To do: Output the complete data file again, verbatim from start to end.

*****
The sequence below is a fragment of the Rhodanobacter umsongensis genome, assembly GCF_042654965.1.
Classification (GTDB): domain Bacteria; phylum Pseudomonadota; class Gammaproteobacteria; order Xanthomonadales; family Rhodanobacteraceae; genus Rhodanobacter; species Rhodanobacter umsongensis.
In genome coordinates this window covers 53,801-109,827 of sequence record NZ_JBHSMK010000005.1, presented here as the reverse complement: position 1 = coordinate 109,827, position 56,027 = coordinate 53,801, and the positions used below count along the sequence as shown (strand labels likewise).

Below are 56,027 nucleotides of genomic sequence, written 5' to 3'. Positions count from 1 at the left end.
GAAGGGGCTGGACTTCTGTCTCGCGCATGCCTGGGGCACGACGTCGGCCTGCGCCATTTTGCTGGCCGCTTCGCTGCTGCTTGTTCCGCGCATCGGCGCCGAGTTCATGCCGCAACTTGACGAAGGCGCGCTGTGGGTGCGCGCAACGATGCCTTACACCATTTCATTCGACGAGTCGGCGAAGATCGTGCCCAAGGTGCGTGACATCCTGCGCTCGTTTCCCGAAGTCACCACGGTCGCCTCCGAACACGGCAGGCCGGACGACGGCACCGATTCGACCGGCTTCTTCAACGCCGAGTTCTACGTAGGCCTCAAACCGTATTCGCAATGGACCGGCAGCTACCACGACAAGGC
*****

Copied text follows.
The sequence below is a fragment of the Rhodanobacter umsongensis genome, assembly GCF_042654965.1.
Classification (GTDB): domain Bacteria; phylum Pseudomonadota; class Gammaproteobacteria; order Xanthomonadales; family Rhodanobacteraceae; genus Rhodanobacter; species Rhodanobacter umsongensis.
In genome coordinates this window covers 53,801-109,827 of sequence record NZ_JBHSMK010000005.1, presented here as the reverse complement: position 1 = coordinate 109,827, position 56,027 = coordinate 53,801, and the positions used below count along the sequence as shown (strand labels likewise).

Below are 56,027 nucleotides of genomic sequence, written 5' to 3'. Positions count from 1 at the left end.
GAAGGGGCTGGACTTCTGTCTCGCGCATGCCTGGGGCACGACGTCGGCCTGCGCCATTTTGCTGGCCGCTTCGCTGCTGCTTGTTCCGCGCATCGGCGCCGAGTTCATGCCGCAACTTGACGAAGGCGCGCTGTGGGTGCGCGCAACGATGCCTTACACCATTTCATTCGACGAGTCGGCGAAGATCGTGCCCAAGGTGCGTGACATCCTGCGCTCGTTTCCCGAAGTCACCACGGTCGCCTCCGAACACGGCAGGCCGGACGACGGCACCGATTCGACCGGCTTCTTCAACGCCGAGTTCTACGTAGGCCTCAAACCGTATTCGCAATGGACCGGCAGCTACCACGACAAGGC